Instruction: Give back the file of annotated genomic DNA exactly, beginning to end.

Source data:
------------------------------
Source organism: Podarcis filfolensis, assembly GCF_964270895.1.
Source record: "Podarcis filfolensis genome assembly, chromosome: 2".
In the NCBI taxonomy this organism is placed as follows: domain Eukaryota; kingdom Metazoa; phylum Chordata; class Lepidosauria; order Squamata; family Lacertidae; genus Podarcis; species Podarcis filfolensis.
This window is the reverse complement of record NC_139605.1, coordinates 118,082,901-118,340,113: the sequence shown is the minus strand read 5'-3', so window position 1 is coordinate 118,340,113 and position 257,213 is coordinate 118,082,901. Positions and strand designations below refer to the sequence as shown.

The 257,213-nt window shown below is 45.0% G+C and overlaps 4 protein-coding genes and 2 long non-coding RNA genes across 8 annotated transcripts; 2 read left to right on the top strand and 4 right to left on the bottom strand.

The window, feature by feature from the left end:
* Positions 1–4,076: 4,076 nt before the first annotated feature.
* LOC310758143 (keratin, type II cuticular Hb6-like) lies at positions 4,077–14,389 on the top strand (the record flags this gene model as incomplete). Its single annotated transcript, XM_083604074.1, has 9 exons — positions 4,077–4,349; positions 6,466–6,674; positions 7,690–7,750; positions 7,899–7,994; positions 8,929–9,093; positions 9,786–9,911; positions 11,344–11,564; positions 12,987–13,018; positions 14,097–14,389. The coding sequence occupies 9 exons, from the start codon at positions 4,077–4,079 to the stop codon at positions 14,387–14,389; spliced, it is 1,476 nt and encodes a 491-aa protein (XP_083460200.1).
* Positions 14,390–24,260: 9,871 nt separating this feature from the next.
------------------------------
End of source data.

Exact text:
Source organism: Podarcis filfolensis, assembly GCF_964270895.1.
Source record: "Podarcis filfolensis genome assembly, chromosome: 2".
In the NCBI taxonomy this organism is placed as follows: domain Eukaryota; kingdom Metazoa; phylum Chordata; class Lepidosauria; order Squamata; family Lacertidae; genus Podarcis; species Podarcis filfolensis.
This window is the reverse complement of record NC_139605.1, coordinates 118,082,901-118,340,113: the sequence shown is the minus strand read 5'-3', so window position 1 is coordinate 118,340,113 and position 257,213 is coordinate 118,082,901. Positions and strand designations below refer to the sequence as shown.

The 257,213-nt window shown below is 45.0% G+C and overlaps 4 protein-coding genes and 2 long non-coding RNA genes across 8 annotated transcripts; 2 read left to right on the top strand and 4 right to left on the bottom strand.

The window, feature by feature from the left end:
* Positions 1–4,076: 4,076 nt before the first annotated feature.
* LOC310758143 (keratin, type II cuticular Hb6-like) lies at positions 4,077–14,389 on the top strand (the record flags this gene model as incomplete). Its single annotated transcript, XM_083604074.1, has 9 exons — positions 4,077–4,349; positions 6,466–6,674; positions 7,690–7,750; positions 7,899–7,994; positions 8,929–9,093; positions 9,786–9,911; positions 11,344–11,564; positions 12,987–13,018; positions 14,097–14,389. The coding sequence occupies 9 exons, from the start codon at positions 4,077–4,079 to the stop codon at positions 14,387–14,389; spliced, it is 1,476 nt and encodes a 491-aa protein (XP_083460200.1).
* Positions 14,390–24,260: 9,871 nt separating this feature from the next.